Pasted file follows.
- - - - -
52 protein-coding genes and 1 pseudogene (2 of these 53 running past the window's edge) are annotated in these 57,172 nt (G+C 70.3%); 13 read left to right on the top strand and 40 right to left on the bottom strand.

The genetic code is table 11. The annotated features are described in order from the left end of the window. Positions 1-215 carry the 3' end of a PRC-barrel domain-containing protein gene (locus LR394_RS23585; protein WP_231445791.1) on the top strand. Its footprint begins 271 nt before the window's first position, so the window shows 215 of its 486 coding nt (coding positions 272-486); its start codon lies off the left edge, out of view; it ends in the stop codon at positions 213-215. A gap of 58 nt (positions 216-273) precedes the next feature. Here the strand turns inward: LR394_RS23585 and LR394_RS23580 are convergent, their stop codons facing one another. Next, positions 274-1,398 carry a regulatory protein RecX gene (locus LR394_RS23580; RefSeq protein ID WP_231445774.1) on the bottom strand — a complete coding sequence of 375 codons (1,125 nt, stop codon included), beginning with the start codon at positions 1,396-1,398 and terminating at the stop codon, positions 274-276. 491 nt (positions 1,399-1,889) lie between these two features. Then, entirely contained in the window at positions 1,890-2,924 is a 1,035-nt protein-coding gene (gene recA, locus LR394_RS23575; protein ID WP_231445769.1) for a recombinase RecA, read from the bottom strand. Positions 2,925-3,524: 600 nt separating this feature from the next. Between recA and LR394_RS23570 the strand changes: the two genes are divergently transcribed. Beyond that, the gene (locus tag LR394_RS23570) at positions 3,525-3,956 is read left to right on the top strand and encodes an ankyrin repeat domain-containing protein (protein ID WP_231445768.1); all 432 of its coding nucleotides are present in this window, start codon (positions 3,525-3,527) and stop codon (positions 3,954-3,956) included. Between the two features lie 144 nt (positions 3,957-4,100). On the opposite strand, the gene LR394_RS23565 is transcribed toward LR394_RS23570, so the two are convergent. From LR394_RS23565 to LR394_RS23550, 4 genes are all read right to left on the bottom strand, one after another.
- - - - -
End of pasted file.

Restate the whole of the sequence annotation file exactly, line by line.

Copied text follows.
52 protein-coding genes and 1 pseudogene (2 of these 53 running past the window's edge) are annotated in these 57,172 nt (G+C 70.3%); 13 read left to right on the top strand and 40 right to left on the bottom strand.

The genetic code is table 11. The annotated features are described in order from the left end of the window. Positions 1-215 carry the 3' end of a PRC-barrel domain-containing protein gene (locus LR394_RS23585; protein WP_231445791.1) on the top strand. Its footprint begins 271 nt before the window's first position, so the window shows 215 of its 486 coding nt (coding positions 272-486); its start codon lies off the left edge, out of view; it ends in the stop codon at positions 213-215. A gap of 58 nt (positions 216-273) precedes the next feature. Here the strand turns inward: LR394_RS23585 and LR394_RS23580 are convergent, their stop codons facing one another. Next, positions 274-1,398 carry a regulatory protein RecX gene (locus LR394_RS23580; RefSeq protein ID WP_231445774.1) on the bottom strand — a complete coding sequence of 375 codons (1,125 nt, stop codon included), beginning with the start codon at positions 1,396-1,398 and terminating at the stop codon, positions 274-276. 491 nt (positions 1,399-1,889) lie between these two features. Then, entirely contained in the window at positions 1,890-2,924 is a 1,035-nt protein-coding gene (gene recA, locus LR394_RS23575; protein ID WP_231445769.1) for a recombinase RecA, read from the bottom strand. Positions 2,925-3,524: 600 nt separating this feature from the next. Between recA and LR394_RS23570 the strand changes: the two genes are divergently transcribed. Beyond that, the gene (locus tag LR394_RS23570) at positions 3,525-3,956 is read left to right on the top strand and encodes an ankyrin repeat domain-containing protein (protein ID WP_231445768.1); all 432 of its coding nucleotides are present in this window, start codon (positions 3,525-3,527) and stop codon (positions 3,954-3,956) included. Between the two features lie 144 nt (positions 3,957-4,100). On the opposite strand, the gene LR394_RS23565 is transcribed toward LR394_RS23570, so the two are convergent. From LR394_RS23565 to LR394_RS23550, 4 genes are all read right to left on the bottom strand, one after another.